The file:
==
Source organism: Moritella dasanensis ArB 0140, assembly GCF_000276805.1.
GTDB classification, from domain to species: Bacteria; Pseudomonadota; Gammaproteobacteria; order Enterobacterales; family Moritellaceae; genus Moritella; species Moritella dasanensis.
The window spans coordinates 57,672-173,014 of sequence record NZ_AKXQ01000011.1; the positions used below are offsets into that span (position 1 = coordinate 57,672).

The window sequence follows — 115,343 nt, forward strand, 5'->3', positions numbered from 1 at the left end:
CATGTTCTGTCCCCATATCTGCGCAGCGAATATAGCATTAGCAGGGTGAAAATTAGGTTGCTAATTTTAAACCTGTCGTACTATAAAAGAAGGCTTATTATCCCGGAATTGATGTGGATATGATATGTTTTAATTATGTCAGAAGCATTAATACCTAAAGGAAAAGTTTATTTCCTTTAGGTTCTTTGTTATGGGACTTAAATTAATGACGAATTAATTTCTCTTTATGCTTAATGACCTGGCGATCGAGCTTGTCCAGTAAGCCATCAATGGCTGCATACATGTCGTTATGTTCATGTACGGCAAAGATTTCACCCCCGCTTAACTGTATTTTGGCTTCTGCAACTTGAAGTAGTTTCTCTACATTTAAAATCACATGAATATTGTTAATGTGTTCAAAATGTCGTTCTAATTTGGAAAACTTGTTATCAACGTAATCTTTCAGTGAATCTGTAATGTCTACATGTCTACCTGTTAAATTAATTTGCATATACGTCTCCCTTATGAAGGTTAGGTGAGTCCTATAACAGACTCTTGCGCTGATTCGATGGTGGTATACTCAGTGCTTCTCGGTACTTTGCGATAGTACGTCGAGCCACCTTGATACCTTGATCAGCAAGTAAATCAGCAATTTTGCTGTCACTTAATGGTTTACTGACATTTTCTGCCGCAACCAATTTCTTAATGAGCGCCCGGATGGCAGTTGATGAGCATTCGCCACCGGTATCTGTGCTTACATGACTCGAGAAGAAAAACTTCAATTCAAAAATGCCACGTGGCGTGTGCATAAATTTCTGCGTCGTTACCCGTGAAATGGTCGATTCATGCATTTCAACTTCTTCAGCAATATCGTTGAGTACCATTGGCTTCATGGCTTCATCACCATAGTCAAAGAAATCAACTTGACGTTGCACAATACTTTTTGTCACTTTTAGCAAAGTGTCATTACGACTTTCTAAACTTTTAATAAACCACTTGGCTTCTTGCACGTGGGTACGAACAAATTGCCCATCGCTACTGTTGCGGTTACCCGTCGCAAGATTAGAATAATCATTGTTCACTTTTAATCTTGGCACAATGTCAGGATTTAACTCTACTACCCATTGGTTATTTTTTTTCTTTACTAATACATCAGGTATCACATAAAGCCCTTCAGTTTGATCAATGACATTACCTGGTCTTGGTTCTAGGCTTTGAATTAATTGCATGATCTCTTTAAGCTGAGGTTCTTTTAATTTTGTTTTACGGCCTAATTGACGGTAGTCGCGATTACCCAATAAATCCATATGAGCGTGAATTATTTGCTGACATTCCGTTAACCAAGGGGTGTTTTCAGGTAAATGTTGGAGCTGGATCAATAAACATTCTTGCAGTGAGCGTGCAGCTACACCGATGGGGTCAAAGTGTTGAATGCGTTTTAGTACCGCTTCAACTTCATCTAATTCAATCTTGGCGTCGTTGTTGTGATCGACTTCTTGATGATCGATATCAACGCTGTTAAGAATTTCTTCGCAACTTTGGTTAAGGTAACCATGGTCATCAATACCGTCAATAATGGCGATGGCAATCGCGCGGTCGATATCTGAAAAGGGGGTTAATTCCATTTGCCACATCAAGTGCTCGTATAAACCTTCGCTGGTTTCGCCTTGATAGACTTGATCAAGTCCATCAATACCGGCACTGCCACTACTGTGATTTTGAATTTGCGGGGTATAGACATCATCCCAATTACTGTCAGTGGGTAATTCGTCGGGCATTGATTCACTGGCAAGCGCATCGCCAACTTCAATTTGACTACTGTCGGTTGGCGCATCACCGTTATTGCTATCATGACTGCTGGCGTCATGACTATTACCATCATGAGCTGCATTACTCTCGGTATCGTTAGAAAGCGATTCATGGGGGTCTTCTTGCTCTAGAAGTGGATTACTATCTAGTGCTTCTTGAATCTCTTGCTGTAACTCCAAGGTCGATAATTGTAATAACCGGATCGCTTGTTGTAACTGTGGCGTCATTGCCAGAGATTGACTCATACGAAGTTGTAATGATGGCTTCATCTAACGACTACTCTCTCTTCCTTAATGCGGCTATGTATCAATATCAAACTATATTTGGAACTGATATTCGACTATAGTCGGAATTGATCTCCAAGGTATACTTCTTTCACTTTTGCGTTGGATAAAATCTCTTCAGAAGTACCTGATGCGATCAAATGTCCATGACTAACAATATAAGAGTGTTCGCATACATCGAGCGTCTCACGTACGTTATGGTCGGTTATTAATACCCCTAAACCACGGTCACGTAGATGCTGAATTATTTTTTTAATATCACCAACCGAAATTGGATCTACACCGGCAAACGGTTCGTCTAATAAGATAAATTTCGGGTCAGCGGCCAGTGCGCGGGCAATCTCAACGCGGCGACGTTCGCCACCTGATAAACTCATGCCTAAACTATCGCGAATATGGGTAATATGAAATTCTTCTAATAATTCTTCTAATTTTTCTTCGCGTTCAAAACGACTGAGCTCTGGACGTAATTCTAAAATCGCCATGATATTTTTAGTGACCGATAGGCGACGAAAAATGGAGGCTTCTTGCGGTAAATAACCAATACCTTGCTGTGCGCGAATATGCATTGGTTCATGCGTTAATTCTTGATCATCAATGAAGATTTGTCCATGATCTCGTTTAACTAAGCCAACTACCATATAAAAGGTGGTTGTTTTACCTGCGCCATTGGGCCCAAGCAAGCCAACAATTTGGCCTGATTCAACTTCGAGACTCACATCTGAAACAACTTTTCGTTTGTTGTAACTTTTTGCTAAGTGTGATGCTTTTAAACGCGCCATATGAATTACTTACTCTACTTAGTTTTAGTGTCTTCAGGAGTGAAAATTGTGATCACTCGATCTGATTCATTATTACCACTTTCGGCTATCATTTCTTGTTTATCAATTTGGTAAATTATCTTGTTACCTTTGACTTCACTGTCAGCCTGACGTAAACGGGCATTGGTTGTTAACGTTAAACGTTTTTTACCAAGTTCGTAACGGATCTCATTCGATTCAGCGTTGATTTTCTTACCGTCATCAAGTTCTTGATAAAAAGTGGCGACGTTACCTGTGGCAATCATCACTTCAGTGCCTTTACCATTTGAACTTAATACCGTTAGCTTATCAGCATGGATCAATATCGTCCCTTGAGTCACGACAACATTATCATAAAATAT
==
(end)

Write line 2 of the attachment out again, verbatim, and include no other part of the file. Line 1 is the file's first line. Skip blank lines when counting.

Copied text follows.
GTDB classification, from domain to species: Bacteria; Pseudomonadota; Gammaproteobacteria; order Enterobacterales; family Moritellaceae; genus Moritella; species Moritella dasanensis.